Hope growing for Haiti farmers
Fish ponds provide food, irrigation for crops in fields
By MICHAEL NORTON
PANDIASSOU, Haiti -- All his life he farmed without hope of ever making
Today, Genold Mathieu brings tomatoes, lettuce and fish to the table for
and 14 children. The 10 school-age kids attend classes. And soon there will be a
hospital to treat them when they are ill.
His fortunes, and those of more than 20,000 others in Pandiassou, have
in the 2 1/2 years since a Roman Catholic monk inspired the farmers to build fish
Some people see the project as a model for restoring a measure of social
economic dignity to Haiti, a ravaged land that often seems hopelessly mired in
lethargy and despair.
So dramatic is the change that people in Pandiassou, three miles from the
city of Hinche, measure time as before or after the ponds.
Before, most years brought drought -- fatal to farming in a land made largely
by centuries of deforestation and land mismanagement. That meant unemployment,
hunger and the death of livestock. Even in a good year, a hardworking farmer
could earn only about $70 an acre from the single annual harvest.
Now, irrigation from the ponds allows three harvests a year, and farmers
make $800 on every acre from each harvest. Most have small plots ranging from a
half acre to 1 1/4 acres.
For the first time, Mathieu can grow tomatoes, lettuce and cabbage, not
Fish from the ponds add protein and taste to meals that used to consist solely of
millet or corn mush.
It all started with Brother Franklin Armand and the Little Brothers and
the Incarnation, a religious order he founded 22 years ago. The order, which has
100 religious members and 200 lay associates, bought land in the area and
persuaded the farmers to use it to build ponds that would serve their community.
Today, there are 29 ponds, from the size of a swimming pool to that of
field, stocked with tens of thousands of fish. When the rain falls, water accumulates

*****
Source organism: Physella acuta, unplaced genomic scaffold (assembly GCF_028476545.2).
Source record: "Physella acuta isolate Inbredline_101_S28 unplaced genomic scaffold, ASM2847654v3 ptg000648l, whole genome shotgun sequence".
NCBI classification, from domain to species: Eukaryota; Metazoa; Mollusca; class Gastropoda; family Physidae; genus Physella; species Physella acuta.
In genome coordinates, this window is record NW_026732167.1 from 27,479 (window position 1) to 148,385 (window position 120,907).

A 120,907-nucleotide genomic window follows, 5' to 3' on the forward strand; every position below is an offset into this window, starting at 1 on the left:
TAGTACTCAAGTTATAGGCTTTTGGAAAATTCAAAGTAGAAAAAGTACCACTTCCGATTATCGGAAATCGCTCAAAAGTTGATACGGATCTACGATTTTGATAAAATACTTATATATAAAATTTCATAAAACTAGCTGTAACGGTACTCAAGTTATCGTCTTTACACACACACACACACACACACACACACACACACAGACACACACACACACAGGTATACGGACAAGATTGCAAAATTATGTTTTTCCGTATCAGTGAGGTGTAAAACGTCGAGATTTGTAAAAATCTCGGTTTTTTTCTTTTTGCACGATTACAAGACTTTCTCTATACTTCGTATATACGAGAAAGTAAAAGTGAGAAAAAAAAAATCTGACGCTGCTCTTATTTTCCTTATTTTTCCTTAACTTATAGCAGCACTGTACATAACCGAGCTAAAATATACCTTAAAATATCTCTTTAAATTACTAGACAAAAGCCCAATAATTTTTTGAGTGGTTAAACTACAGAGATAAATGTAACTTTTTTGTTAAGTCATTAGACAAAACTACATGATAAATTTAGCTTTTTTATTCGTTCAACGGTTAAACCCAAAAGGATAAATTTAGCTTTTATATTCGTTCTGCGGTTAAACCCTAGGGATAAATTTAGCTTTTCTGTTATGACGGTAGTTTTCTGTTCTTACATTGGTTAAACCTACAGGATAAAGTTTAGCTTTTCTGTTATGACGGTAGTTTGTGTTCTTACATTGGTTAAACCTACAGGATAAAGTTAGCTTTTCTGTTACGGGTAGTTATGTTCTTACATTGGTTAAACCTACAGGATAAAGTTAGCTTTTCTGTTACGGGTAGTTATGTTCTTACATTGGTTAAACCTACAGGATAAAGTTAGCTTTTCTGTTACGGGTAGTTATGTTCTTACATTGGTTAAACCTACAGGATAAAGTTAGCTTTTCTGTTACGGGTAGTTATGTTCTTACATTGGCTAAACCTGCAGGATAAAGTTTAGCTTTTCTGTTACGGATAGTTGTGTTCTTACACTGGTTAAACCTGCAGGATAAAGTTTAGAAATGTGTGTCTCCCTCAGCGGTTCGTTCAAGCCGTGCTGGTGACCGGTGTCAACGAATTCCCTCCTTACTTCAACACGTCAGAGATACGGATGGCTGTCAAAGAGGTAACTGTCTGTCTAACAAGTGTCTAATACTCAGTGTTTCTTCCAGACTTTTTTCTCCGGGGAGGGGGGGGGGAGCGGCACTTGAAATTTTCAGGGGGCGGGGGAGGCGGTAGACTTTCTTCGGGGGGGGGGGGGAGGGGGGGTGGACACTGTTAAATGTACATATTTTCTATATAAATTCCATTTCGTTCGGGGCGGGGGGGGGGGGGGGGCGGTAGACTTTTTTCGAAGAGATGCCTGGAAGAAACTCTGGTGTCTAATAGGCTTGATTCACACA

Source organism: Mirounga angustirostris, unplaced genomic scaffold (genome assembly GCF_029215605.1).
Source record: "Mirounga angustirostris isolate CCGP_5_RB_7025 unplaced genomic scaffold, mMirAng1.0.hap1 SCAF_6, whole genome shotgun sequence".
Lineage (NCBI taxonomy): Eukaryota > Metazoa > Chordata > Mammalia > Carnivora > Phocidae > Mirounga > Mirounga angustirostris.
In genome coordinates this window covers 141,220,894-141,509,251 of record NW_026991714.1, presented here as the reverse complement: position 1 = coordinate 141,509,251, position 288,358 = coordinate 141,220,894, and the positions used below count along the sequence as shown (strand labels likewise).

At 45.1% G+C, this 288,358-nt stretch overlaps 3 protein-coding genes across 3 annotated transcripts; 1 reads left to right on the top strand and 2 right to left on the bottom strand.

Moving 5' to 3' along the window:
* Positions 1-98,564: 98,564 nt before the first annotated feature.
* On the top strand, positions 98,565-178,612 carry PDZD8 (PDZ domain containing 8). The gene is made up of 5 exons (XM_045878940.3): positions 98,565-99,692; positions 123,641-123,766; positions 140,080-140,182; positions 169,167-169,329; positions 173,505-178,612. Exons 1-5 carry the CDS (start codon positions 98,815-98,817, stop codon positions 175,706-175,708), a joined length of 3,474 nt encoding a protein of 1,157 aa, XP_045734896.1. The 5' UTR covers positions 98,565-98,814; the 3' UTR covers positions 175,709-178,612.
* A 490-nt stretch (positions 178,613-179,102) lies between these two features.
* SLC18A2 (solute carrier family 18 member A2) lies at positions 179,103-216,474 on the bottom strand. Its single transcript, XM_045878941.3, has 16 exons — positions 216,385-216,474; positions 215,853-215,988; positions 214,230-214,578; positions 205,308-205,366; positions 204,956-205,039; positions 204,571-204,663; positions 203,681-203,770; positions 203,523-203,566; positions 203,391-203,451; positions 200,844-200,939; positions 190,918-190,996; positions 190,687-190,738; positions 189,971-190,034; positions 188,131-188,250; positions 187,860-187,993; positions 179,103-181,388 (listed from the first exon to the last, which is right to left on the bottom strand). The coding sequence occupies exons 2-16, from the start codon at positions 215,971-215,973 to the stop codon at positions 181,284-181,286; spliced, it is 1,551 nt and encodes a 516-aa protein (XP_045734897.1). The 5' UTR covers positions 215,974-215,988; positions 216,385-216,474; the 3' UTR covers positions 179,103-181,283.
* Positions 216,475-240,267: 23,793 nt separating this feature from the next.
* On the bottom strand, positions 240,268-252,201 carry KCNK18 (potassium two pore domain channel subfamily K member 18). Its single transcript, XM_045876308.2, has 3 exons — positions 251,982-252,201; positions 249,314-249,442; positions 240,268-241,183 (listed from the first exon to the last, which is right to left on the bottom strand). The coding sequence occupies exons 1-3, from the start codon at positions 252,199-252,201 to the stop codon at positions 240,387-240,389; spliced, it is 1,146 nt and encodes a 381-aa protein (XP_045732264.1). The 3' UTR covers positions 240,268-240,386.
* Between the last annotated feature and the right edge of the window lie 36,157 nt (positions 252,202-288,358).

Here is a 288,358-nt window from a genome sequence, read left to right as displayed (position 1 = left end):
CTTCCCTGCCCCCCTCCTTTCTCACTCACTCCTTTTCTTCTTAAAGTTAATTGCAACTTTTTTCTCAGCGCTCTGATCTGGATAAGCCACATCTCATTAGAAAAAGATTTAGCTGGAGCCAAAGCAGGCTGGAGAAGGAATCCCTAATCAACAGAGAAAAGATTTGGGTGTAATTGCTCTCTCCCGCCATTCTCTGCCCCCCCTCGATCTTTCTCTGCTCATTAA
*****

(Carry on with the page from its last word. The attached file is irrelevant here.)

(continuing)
in the ponds, which feed an irrigation system for the fields.
``The ponds have saved our lives. We're beginning to see the light,'' said
Sauver Jean-Charles, 65.
The invigorated local economy allowed farmers to form a cooperative that
has 2,000 members. Most households comprise 10 or more people, including
large and extended families and laborers. With low-interest loans repayable over
20 years, 113 new homes have been built.
The cooperative employs a land surveyor, and members have access to legal
to settle land disputes. There is a service that rents oxen and plows.
Everyone credits the 51-year-old Armand.
``The word of God doesn't get along with empty bellies and seatless trousers,''
said, wearing his perpetual smile. ``Haiti is a small country. We can solve our
problems if we are rigorous, work hard and have vision.''
And a lot of help from friends abroad.
The European Union gave $800,000 for the pond and irrigation project. The
Development Program provided a $1 million grant.
The foundation of American philanthropist George Soros provides $170,000
year to schools founded by Armand -- a nursery school for 100 children and a
vocational and secondary school with 400 students.
Increasingly, their school breakfast and lunch comes from food grown locally,
giving hope that eventually the cooperative will support itself.
On Nov. 23, the co-op inaugurated a new freezer facility to store fish,
members hope to sell.
While agricultural production has fallen in most parts of Haiti, in Pandiassou
farms had increased production this year, up from 30 farms with higher output last
``We agreed to fund this project because people were already hard at work
said Michelle Pierre-Louis, the Soros foundation director in Haiti. ``One day, they
will be able to do without us.''